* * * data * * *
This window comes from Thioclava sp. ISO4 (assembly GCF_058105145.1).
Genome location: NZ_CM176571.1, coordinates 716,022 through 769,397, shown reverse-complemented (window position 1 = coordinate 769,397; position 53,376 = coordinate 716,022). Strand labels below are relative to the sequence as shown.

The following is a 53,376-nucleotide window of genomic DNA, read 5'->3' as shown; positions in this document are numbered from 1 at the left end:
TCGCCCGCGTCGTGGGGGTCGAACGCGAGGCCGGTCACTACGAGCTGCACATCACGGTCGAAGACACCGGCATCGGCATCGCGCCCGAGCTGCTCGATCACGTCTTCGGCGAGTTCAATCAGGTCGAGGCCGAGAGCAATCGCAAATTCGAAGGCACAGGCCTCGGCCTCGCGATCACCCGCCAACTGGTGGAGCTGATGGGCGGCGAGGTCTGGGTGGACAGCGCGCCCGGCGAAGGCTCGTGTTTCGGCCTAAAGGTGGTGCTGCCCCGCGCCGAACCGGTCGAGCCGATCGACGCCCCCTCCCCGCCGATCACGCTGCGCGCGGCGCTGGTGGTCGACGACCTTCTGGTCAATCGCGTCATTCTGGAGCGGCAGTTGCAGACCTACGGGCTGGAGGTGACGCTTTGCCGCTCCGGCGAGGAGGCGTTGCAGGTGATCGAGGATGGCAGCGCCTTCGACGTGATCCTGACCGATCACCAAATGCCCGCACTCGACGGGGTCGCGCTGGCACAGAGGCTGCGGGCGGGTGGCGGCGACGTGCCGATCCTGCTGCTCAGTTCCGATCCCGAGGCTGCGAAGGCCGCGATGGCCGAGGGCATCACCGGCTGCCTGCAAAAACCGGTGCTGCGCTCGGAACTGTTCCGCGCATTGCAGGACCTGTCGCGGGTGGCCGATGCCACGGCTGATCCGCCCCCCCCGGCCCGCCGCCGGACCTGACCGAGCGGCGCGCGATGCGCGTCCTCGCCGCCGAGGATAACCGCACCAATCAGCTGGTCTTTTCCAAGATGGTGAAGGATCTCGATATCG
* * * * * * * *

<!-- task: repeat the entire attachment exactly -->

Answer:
This window comes from Thioclava sp. ISO4 (assembly GCF_058105145.1).
Genome location: NZ_CM176571.1, coordinates 716,022 through 769,397, shown reverse-complemented (window position 1 = coordinate 769,397; position 53,376 = coordinate 716,022). Strand labels below are relative to the sequence as shown.

The following is a 53,376-nucleotide window of genomic DNA, read 5'->3' as shown; positions in this document are numbered from 1 at the left end:
TCGCCCGCGTCGTGGGGGTCGAACGCGAGGCCGGTCACTACGAGCTGCACATCACGGTCGAAGACACCGGCATCGGCATCGCGCCCGAGCTGCTCGATCACGTCTTCGGCGAGTTCAATCAGGTCGAGGCCGAGAGCAATCGCAAATTCGAAGGCACAGGCCTCGGCCTCGCGATCACCCGCCAACTGGTGGAGCTGATGGGCGGCGAGGTCTGGGTGGACAGCGCGCCCGGCGAAGGCTCGTGTTTCGGCCTAAAGGTGGTGCTGCCCCGCGCCGAACCGGTCGAGCCGATCGACGCCCCCTCCCCGCCGATCACGCTGCGCGCGGCGCTGGTGGTCGACGACCTTCTGGTCAATCGCGTCATTCTGGAGCGGCAGTTGCAGACCTACGGGCTGGAGGTGACGCTTTGCCGCTCCGGCGAGGAGGCGTTGCAGGTGATCGAGGATGGCAGCGCCTTCGACGTGATCCTGACCGATCACCAAATGCCCGCACTCGACGGGGTCGCGCTGGCACAGAGGCTGCGGGCGGGTGGCGGCGACGTGCCGATCCTGCTGCTCAGTTCCGATCCCGAGGCTGCGAAGGCCGCGATGGCCGAGGGCATCACCGGCTGCCTGCAAAAACCGGTGCTGCGCTCGGAACTGTTCCGCGCATTGCAGGACCTGTCGCGGGTGGCCGATGCCACGGCTGATCCGCCCCCCCCGGCCCGCCGCCGGACCTGACCGAGCGGCGCGCGATGCGCGTCCTCGCCGCCGAGGATAACCGCACCAATCAGCTGGTCTTTTCCAAGATGGTGAAGGATCTCGATATCG